After a year of proposed pay freezes, executive orders and a historic government shutdown, the National Treasury Employees Union is choosing to look on the bright side, even if its members suffered a few battle scars along the way.
After all, a federal district judge overturned nine key provisions of the President’s executive orders on collective bargaining and official time.
Congress eventually reversed the President’s pay freeze and passed a 1.9 percent raise.
Lawmakers secured back pay for federal employees during this most recent government shutdown — and all future ones.
And the courts are moving forward with two of NTEU’s recently-filed lawsuits that challenge the 35-day government shutdown.
About 10,000 federal employees who are part of NTEU’s bargaining units have so far opted into the union’s class-action lawsuit, which argued the administration violated the Fair Labor Standards Act when it forced excepted federal employees to work without pay during the shutdown.
NTEU is pleased that with uptake so far from its collective bargaining members, considering some 25,000 federal employees joined a similar class action lawsuit following the 2013 government shutdown.
A judge is considering a motion to consolidate NTEU’s case with about a dozen other similar ones, Paras Shah, NTEU’s assistant counsel, told reporters Wednesday. Most notably, the law firm Kalijarvi, Chuzi, Newman and Fitch has filed a similar suit on behalf of the American Federation of Government Employees.
The government and unions are working with an outside consultant to calculate the amount of liquidated damages that federal employee plaintiffs are owed. Shah said all parties are still sorting through mountains of payroll data.
“There’s still some pay data to be obtained from agencies,” he said. “The government has told plaintiffs counsel in that case that after the damages are calculated that it intends to appeal the Court of Federal Claims ruling to the federal circuit.”
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NTEU, meanwhile, is still pursuing its second shutdown lawsuit, which it filed in the U.S. District Court for the District of Columbia during the recent lapse in appropriations.
The union’s second lawsuit raises a variety of constitutional questions that challenges the Antideficiency Act, the mechanism that ultimately prompts agencies to shut down, furlough some and force other federal employees to work without pay for the duration of a lapse of appropriations.
“I wanted to do everything in my power to find an avenue to bring shutdowns to an end,” Tony Reardon, NTEU’s national president, told reporters. “If you don’t have the appropriation in place to pay employees, then they don’t work. My bet is that Congress is going to do what they have to do to make sure that there are appropriations in place to make sure that we do not have shutdowns.”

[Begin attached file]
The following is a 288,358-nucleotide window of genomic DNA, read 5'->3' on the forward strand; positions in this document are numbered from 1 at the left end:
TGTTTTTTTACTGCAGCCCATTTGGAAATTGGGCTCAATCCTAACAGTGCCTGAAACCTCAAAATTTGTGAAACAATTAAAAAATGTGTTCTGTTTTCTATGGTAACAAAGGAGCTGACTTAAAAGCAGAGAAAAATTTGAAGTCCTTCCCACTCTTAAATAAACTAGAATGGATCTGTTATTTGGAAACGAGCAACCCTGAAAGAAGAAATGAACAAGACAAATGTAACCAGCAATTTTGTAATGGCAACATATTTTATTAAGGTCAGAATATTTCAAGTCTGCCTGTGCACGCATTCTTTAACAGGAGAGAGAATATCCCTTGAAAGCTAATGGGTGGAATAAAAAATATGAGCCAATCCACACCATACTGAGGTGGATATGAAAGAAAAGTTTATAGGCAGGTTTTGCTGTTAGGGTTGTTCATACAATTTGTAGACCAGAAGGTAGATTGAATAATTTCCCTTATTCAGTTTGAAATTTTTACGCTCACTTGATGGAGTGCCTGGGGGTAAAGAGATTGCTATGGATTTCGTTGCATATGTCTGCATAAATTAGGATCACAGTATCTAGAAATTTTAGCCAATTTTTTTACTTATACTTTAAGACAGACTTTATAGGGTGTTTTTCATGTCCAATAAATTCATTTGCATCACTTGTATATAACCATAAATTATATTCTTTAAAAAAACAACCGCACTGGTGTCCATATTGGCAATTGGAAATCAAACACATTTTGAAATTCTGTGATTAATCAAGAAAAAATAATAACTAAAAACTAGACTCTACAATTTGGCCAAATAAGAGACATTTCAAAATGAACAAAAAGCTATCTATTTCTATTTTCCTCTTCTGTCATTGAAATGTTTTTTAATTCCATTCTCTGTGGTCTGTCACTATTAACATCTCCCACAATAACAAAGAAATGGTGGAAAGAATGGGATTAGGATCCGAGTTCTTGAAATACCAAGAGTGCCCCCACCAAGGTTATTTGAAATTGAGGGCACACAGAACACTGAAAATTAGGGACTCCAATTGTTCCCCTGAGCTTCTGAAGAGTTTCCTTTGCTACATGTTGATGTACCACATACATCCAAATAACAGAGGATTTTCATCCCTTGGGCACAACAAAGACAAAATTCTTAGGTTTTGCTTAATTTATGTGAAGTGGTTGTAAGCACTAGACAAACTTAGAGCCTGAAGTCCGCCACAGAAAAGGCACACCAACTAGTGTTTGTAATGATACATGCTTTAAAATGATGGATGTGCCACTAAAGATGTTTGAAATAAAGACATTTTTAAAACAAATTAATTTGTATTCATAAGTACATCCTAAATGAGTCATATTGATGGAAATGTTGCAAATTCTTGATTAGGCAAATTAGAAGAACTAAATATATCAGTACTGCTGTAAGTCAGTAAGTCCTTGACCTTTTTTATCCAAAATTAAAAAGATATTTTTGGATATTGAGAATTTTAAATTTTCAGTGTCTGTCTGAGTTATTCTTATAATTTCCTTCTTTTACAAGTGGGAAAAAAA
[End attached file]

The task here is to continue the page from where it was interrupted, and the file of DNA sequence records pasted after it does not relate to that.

A federal district judge will consider the government’s motion to dismiss NTEU’s Antideficiency Act case.
Meanwhile, NTEU is encouraging its members to build off the momentum they earned during the recent shutdown to educate and engage members of Congress about their work.
“That connection is what we’re going to build on this week,” Reardon said Wednesday at the union’s annual legislative conference in Washington. “We’re going to strengthen our existing relationships. We’re going to continue to find common ground with those members of Congress who do not always stand with us. We’re going to create new relationships with freshman legislators.”
Still, many of the challenges NTEU faced over the past year will likely resurface again.
The Trump administration is appealing the federal judge’s decision on the President’s executive orders.
And while federal employees are still waiting for the 2019 pay raise, Reardon said he has a feeling the White House won’t shy away from another proposed pay freeze for the following year.
“I’m concerned that we’re going to see much of the same,” he said of the president’s 2020 budget proposal.
The president’s 2019 budget proposal suggested a pay freeze and a familiar series of cuts for current and future retirees and federal employees.
The White House is expected to release its “skinny” budget proposal early next week.
NTEU is also preparing for the prospect of more proposed cuts to agency budgets. Preserving the Office of Personnel Management from a proposed reorganization, for example, is another priority for the union.
“I’ll be the first to tell you, OPM does have some faults,” Reardon said. “But that said, it’s an independent agency that shields our workforce from direct political control, and that must be maintained.”
Reardon and other federal employee unions have largely said the past year did little to improve their relationships with the Trump administration. But he said NTEU has struck up positive working relationships with some agency leaders.
Food and Drug Administration Commissioner Scott Gottlieb was particularly helpful in finding flexibilities for food and safety inspectors during the shutdown, who were otherwise forced to pay for work travel out of pocket, Reardon said.
The union also had positive and productive conversations with Customs and Border Protection Commissioner Kevin McAleenan to resolve challenges for CBP officers who had called to take temporary duty assignments along the southern border.
IRS Commissioner Charles Rettig stepped in personally to resolve problems that NTEU bargaining members experienced when they tried to file for unemployment benefits during the shutdown.
“I’m not interested in having a battle with the administration,” Reardon said. “I’m not interested in having a battle with any agencies. I’m interested in finding a way to work — whether it’s with the administration or whether it’s with individual agency heads. I want the best possible working environment for my members.”